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Amazon Silk

Amazon Silk
Initial release November 15, 2011 (2011-11-15)
Development status Active
Operating system Android
Engine Blink
Available in English, Spanish, French, Italian, Japanese, Chinese
Type Web browser

Amazon Silk is a web browser developed by Amazon for Kindle Fire line of tablets and Fire Phone.[1] It uses a split architecture whereby some of the processing is performed on Amazon's servers to improve webpage loading performance. It is based on the open source Chromium project.


For each webpage, Silk decides which browser subsystems (e.g. networking, HTML, page rendering) to run locally on the device and which to run remotely on the Amazon EC2 servers.[2]

Silk uses Google's SPDY protocol to speed up the loading of web pages.[3] Silk gives SPDY performance improvements for non-SPDY optimized websites if the pages are sent through Amazon's servers.[citation needed] Some early reviewers found that cloud-based acceleration did not necessarily improve page loading speed, most notably on faster connections or for simpler web pages.[4][5]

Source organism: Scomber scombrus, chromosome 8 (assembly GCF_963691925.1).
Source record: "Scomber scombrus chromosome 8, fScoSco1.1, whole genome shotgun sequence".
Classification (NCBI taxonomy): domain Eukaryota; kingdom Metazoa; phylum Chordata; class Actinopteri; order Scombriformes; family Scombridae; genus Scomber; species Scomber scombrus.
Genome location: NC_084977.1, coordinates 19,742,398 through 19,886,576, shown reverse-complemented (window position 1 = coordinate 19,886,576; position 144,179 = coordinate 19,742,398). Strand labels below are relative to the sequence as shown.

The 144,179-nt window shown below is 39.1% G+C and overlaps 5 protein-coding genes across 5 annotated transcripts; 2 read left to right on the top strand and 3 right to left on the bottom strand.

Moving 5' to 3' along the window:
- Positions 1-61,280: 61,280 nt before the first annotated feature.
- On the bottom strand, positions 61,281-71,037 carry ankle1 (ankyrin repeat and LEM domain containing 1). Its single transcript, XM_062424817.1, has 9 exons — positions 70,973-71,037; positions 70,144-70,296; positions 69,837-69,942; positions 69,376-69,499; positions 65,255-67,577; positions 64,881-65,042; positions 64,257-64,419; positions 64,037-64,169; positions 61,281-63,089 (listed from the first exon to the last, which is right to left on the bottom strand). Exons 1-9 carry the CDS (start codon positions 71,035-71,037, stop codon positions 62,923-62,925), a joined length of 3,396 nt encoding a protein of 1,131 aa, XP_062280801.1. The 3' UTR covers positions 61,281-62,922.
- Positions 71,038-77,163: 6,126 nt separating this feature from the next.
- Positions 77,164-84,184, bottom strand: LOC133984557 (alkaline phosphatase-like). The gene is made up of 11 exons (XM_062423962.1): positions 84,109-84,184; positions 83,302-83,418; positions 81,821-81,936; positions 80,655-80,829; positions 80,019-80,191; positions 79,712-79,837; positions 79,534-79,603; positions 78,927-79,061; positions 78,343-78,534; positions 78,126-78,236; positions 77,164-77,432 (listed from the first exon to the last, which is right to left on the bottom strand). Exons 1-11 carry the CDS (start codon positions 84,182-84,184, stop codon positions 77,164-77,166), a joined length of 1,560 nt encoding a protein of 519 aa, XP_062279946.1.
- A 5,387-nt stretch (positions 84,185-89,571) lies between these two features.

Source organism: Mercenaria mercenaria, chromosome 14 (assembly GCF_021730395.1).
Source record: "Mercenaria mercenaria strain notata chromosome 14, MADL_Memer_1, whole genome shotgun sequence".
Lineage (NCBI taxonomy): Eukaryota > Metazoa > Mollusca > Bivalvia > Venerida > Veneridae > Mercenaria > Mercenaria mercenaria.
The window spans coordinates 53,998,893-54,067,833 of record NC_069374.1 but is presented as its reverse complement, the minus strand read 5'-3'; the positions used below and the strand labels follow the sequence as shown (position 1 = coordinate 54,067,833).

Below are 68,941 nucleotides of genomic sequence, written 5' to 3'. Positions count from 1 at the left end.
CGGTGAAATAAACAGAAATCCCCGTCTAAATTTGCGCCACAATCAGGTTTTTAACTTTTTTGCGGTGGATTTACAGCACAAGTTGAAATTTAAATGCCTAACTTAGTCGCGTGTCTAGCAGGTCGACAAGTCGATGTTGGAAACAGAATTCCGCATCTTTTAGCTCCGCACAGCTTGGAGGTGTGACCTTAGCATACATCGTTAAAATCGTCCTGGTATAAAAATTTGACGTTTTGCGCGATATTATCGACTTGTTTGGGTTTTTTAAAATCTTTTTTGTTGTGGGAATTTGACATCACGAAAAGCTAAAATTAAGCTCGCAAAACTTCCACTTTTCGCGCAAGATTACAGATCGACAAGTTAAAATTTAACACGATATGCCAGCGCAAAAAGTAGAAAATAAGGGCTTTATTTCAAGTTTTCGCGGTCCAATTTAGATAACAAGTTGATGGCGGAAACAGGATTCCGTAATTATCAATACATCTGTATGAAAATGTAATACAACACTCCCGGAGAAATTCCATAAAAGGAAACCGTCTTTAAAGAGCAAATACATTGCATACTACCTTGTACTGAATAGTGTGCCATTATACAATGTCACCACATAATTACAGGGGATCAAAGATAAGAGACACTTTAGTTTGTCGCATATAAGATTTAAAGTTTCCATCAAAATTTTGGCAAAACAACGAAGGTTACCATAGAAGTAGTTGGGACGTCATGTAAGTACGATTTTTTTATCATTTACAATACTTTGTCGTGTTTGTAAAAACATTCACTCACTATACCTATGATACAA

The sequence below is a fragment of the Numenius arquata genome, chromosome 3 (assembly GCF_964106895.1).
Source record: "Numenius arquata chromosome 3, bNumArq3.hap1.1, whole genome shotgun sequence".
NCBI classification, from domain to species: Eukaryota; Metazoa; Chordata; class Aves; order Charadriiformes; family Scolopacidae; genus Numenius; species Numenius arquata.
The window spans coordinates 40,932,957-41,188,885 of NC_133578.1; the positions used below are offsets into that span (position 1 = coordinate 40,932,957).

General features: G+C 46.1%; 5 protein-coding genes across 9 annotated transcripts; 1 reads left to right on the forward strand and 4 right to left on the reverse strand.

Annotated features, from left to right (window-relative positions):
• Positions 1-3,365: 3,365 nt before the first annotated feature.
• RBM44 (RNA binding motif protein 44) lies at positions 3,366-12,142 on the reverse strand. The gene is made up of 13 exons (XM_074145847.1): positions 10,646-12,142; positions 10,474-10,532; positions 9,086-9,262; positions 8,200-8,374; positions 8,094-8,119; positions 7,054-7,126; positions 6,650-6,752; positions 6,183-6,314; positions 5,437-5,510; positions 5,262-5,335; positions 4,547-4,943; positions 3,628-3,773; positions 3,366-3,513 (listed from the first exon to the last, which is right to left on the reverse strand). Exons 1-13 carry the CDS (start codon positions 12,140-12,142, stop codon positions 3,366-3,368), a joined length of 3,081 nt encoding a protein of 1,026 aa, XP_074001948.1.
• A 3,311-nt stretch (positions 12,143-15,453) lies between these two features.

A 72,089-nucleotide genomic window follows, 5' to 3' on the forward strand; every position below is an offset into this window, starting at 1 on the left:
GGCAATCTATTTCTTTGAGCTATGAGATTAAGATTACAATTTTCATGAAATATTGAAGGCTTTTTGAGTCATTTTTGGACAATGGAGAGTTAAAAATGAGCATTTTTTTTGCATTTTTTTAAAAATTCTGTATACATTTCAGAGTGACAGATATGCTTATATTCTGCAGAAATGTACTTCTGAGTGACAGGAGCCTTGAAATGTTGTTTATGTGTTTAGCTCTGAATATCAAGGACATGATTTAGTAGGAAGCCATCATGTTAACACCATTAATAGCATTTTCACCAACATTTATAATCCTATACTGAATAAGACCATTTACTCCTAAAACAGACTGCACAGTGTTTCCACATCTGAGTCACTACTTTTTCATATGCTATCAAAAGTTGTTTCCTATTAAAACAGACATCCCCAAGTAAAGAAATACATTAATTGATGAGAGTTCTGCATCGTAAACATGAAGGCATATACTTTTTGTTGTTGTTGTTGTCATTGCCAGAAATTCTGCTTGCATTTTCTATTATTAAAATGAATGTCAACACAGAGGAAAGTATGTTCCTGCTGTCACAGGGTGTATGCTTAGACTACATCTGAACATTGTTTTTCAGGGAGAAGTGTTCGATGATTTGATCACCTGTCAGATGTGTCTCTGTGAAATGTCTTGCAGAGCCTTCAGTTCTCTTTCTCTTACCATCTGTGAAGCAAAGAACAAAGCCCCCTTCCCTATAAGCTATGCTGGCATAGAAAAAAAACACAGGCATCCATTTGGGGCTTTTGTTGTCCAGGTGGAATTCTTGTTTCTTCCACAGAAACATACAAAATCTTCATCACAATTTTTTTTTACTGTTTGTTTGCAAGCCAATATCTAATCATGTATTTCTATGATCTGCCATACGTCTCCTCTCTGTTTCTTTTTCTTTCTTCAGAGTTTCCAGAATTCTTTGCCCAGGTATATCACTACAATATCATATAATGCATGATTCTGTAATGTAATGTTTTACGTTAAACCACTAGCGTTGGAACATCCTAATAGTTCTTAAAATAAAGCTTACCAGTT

Some privacy organizations raised concerns with how Amazon passes Silk traffic via its servers, effectively operating as an Internet service provider for those using the browser. The Silk browser includes the option to turn off Amazon server-side processing.[6][7][8]


Amazon says "a thread of silk is invisible yet incredibly strong connection between two different things", and thus calls the browser Amazon Silk as it is the connection between Kindle Fire and Amazon's EC2 servers.[9]

See also


  1. ^ "Amazon's Silk Browser May Not Be Smooth When It Comes to Privacy". PCWorld. September 28, 2011. Retrieved September 29, 2011. 
  2. ^ "Introducing Amazon Silk". Retrieved June 24, 2012. 
  3. ^ "Amazon Silk is hiring: Software Development Engineers - SPDY". Retrieved June 24, 2012. 
  4. ^ "Amazon Silk: Assisted Web Browsing (Sort Of) : The Amazon Kindle Fire: Benchmarked, Tested, And Reviewed". Retrieved June 24, 2012. 
  5. ^ "Amazon's Silk Browser Acceleration Tested: Less Bandwidth Consumed, But Slower Performance". AnandTech. Retrieved June 24, 2012. 
  6. ^ Gregg Keizer (September 29, 2011), "Amazon's Silk browser raises privacy, security eyebrows", (Computerworld): 1–2 
  7. ^ Thomas Claburn (September 29, 2011), "Amazon Silk Browser Prompts Privacy Worries", (InformationWeek) 
  8. ^ Stephen Shankland (September 29, 2011), "Amazon Silk: One step forward, two steps back", (CNET) 
  9. ^ Amazon Silk—Amazon's Revolutionary Cloud-Accelerated Web Browser on YouTube

External links